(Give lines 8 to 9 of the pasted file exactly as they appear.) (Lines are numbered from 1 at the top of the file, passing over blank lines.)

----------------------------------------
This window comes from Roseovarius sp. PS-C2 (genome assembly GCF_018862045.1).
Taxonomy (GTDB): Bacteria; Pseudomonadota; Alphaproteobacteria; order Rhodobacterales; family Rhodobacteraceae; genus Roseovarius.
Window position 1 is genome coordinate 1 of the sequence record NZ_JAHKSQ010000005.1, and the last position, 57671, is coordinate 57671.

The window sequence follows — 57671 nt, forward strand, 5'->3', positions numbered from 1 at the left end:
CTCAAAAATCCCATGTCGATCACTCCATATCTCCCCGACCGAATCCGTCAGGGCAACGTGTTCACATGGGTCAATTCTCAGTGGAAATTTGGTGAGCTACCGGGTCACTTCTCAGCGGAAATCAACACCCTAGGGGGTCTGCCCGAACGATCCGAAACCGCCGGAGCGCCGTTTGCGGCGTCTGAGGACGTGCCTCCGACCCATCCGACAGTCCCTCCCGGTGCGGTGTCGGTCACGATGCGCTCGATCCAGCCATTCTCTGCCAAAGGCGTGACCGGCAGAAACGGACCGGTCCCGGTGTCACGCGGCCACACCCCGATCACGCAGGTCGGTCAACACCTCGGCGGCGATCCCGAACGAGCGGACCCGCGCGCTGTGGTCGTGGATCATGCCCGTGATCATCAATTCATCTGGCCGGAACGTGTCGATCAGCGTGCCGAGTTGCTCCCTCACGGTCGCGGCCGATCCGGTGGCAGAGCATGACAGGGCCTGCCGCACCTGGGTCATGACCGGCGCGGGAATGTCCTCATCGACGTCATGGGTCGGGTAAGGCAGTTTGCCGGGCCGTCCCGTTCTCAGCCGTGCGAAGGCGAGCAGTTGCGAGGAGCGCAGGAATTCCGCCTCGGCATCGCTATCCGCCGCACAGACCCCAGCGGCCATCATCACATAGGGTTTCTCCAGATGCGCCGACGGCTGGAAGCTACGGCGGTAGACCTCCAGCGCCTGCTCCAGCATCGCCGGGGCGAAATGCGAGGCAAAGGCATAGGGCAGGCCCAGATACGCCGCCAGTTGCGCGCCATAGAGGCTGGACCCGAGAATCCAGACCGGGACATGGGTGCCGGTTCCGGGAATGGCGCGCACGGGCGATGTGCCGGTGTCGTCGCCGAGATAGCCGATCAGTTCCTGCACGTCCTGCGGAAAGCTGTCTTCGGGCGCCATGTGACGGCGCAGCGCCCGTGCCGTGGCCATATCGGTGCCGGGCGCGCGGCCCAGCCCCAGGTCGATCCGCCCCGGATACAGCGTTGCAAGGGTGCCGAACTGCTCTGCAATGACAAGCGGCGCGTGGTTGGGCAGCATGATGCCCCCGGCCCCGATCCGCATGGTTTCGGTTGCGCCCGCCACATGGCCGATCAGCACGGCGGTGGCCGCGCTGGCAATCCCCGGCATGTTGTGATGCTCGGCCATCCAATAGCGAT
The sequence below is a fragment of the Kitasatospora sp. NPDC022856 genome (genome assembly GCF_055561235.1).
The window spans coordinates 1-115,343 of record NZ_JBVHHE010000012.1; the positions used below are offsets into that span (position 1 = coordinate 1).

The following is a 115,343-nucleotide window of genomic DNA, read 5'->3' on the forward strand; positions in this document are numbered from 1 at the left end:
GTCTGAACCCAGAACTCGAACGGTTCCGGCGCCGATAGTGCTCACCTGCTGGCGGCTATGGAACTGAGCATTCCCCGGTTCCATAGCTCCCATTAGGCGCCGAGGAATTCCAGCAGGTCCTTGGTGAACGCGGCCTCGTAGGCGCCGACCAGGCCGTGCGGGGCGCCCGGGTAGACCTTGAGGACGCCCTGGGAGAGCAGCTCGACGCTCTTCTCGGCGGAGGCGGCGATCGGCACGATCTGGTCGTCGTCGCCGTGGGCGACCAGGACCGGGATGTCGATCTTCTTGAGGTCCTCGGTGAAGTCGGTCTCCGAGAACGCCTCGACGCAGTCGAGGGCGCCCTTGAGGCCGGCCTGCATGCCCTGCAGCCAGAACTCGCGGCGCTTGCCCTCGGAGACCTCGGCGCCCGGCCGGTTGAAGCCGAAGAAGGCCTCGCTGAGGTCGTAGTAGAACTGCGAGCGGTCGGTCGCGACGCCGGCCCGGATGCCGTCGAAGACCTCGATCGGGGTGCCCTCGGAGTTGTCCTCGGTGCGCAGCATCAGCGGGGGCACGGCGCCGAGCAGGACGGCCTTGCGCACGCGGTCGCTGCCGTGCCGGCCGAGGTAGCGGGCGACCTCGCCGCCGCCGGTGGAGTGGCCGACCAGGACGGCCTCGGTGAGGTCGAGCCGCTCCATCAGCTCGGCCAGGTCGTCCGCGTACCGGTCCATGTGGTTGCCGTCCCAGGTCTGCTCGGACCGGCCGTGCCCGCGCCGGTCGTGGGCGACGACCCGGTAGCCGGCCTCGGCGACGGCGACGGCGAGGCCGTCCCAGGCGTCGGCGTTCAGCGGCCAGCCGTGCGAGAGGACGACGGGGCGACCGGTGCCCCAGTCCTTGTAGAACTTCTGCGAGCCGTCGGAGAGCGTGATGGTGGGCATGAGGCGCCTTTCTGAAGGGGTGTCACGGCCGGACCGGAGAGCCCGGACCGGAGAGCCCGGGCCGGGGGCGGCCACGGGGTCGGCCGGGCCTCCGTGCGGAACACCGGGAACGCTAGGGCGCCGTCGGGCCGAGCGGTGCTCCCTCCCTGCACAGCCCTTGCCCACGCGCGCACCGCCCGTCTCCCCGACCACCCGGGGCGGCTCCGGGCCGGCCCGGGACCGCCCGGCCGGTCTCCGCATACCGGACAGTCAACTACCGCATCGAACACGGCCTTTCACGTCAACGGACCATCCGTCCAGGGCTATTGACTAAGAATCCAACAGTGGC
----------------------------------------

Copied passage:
The following is a 115,343-nucleotide window of genomic DNA, read 5'->3' on the forward strand; positions in this document are numbered from 1 at the left end:
GTCTGAACCCAGAACTCGAACGGTTCCGGCGCCGATAGTGCTCACCTGCTGGCGGCTATGGAACTGAGCATTCCCCGGTTCCATAGCTCCCATTAGGCGCCGAGGAATTCCAGCAGGTCCTTGGTGAACGCGGCCTCGTAGGCGCCGACCAGGCCGTGCGGGGCGCCCGGGTAGACCTTGAGGACGCCCTGGGAGAGCAGCTCGACGCTCTTCTCGGCGGAGGCGGCGATCGGCACGATCTGGTCGTCGTCGCCGTGGGCGACCAGGACCGGGATGTCGATCTTCTTGAGGTCCTCGGTGAAGTCGGTCTCCGAGAACGCCTCGACGCAGTCGAGGGCGCCCTTGAGGCCGGCCTGCATGCCCTGCAGCCAGAACTCGCGGCGCTTGCCCTCGGAGACCTCGGCGCCCGGCCGGTTGAAGCCGAAGAAGGCCTCGCTGAGGTCGTAGTAGAACTGCGAGCGGTCGGTCGCGACGCCGGCCCGGATGCCGTCGAAGACCTCGATCGGGGTGCCCTCGGAGTTGTCCTCGGTGCGCAGCATCAGCGGGGGCACGGCGCCGAGCAGGACGGCCTTGCGCACGCGGTCGCTGCCGTGCCGGCCGAGGTAGCGGGCGACCTCGCCGCCGCCGGTGGAGTGGCCGACCAGGACGGCCTCGGTGAGGTCGAGCCGCTCCATCAGCTCGGCCAGGTCGTCCGCGTACCGGTCCATGTGGTTGCCGTCCCAGGTCTGCTCGGACCGGCCGTGCCCGCGCCGGTCGTGGGCGACGACCCGGTAGCCGGCCTCGGCGACGGCGACGGCGAGGCCGTCCCAGGCGTCGGCGTTCAGCGGCCAGCCGTGCGAGAGGACGACGGGGCGACCGGTGCCCCAGTCCTTGTAGAACTTCTGCGAGCCGTCGGAGAGCGTGATGGTGGGCATGAGGCGCCTTTCTGAAGGGGTGTCACGGCCGGACCGGAGAGCCCGGACCGGAGAGCCCGGGCCGGGGGCGGCCACGGGGTCGGCCGGGCCTCCGTGCGGAACACCGGGAACGCTAGGGCGCCGTCGGGCCGAGCGGTGCTCCCTCCCTGCACAGCCCTTGCCCACGCGCGCACCGCCCGTCTCCCCGACCACCCGGGGCGGCTCCGGGCCGGCCCGGGACCGCCCGGCCGGTCTCCGCATACCGGACAGTCAACTACCGCATCGAACACGGCCTTTCACGTCAACGGACCATCCGTCCAGGGCTATTGACTAAGAATCCAACAGTGGC